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Serialized Short Story, Part 4: “I oblige, with needlessly reserved happiness.”

It began, this game of ours, innocently –
Did it not?
A private humiliation,
This, our affair, it lacked reciprocity.
Only the give, never the take, shall we say –
Of erotic provocation.

This was not ours.
We inhabited our little injustices, our fears and fucks,
Like they were bodies –
Never so much piled high, these,  as they were flung low –
To the dingy proud and impoverished gluttons waiting to set upon
And devour them.

You say –
I left you alone.
I say –
I let you be.
The distinction, you claim, is more sadistic than a slap,
And this, I agree, may be so –

But no less true.

* * *

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Descartes: Epistemology as Theodicy

I am probably stating the entirely obvious, but taking a class on Descartes’ Meditations this year, it struck me for the first time how closely his epistemology is linked to a theodicy.

It is well known that God plays a significant role in the structure of the work. It is the proof for God’s existence in the third meditation which establishes the possibility of moving from the certain perception of one’s own existence to any confidence that the external, material world exists. Crucial to the argument is that the idea of God is the idea of a perfect being. By establishing that ideas possess a kind of reality which demands a causal explanation, and that a finite imperfect being cannot be the cause of an idea of perfection, Descartes builds his escape route from the cogito to an external reality.

However, as soon as the proof is given, we are presented with a new problem. If God is, in reality, perfect, why has he created a being like me who is obviously imperfect and prone to error? Descartes argues that, while my will and capacity for judgement is unlimited (like God’s), able to range over any object, my intellect is finite. Problems arise when I make judgements which surpass the reach of my intellect. Confine myself to what I can know clearly and distinctly, and I will not go wrong.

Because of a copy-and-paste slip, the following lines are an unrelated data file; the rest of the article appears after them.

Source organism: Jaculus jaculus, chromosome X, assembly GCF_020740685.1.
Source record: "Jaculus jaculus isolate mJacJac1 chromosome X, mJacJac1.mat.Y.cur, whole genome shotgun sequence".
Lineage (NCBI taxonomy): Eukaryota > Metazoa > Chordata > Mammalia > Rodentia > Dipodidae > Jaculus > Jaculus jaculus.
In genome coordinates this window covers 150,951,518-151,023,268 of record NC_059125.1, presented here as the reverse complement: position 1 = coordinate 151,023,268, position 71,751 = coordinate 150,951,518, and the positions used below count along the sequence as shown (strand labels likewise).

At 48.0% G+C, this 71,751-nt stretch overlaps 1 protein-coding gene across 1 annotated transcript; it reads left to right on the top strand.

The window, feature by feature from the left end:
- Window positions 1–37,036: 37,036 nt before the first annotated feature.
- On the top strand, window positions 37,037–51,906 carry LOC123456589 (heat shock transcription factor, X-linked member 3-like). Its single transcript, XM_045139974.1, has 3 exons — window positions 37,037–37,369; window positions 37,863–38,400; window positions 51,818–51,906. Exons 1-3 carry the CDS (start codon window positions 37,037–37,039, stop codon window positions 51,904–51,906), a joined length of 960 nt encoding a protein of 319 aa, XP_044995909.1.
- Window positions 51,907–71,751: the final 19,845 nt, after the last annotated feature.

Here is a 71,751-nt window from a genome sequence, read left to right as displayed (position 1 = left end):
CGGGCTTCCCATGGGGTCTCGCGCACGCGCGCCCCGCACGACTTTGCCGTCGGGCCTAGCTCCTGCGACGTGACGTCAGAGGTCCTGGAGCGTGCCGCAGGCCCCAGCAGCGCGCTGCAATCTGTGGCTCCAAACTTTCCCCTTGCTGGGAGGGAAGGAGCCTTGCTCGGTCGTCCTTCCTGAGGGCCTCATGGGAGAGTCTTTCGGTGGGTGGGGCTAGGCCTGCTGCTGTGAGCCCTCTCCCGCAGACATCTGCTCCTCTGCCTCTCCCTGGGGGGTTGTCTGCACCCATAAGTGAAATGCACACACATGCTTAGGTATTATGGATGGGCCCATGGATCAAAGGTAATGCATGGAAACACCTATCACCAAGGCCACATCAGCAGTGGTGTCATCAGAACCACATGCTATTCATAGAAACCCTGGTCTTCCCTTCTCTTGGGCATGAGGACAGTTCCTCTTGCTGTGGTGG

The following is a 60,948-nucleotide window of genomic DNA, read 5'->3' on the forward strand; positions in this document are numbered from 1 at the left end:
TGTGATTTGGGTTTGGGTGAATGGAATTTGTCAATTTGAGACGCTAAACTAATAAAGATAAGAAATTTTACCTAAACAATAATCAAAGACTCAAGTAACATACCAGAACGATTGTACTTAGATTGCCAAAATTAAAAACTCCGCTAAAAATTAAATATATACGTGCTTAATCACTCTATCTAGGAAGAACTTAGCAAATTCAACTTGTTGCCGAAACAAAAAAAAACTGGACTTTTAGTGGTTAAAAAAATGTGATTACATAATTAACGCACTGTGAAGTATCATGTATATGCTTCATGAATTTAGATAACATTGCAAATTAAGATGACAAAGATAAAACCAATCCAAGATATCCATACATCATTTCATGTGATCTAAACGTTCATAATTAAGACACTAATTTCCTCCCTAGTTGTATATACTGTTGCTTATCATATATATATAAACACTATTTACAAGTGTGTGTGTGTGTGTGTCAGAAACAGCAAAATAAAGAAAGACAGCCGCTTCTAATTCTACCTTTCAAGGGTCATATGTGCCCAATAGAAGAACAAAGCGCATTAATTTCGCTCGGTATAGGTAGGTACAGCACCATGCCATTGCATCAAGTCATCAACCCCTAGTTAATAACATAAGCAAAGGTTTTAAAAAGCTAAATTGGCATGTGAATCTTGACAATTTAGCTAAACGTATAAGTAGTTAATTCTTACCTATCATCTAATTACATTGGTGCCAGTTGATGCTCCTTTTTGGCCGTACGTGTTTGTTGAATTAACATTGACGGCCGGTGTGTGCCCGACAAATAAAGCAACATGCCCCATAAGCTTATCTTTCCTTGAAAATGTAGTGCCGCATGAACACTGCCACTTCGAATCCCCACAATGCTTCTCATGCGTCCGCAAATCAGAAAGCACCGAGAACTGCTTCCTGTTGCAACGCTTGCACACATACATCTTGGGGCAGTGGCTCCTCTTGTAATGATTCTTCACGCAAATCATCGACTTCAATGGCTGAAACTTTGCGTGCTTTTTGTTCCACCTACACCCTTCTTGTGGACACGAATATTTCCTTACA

The problem facing Descartes is that he must maintain two things at once. On the one hand, he must present us with a clear and distinct idea of a perfect being, an idea we know to be that of perfection. On the other, he must maintain the limitation of the intellect, or his theodicy falls to the ground, and with it God’s perfection.

So we read that we do not need direct knowledge of actual perfections, but knowledge of attributes which imply a perfection; that it is not surprising that I do not understand how God acts; that perhaps there is a bigger picture in terms of which everything can be justified, but I don’t have access to it. Repeatedly, we are told that we cannot complain, that perhaps the answer is out there. Evil is a privation, not something God has made. And so on. At this absolutely crucial fulcrum of the argument, everything becomes clouded in an Augustinian fog.

It is striking, then, that at the heart of the radical, rationalist foundation of modern epistemology is a theodicy which demands a theological humiliation of knowledge. And I wonder if there is something haunting the continuing theological and forensic power of the language of ‘justification’ which has played such a key role in epistemology since then. It demands a kind of compliance with ‘what there is’. Our knowledge is guilty until we reach a point where it is justified by an external factor: and then, we have surrendered the right to complain.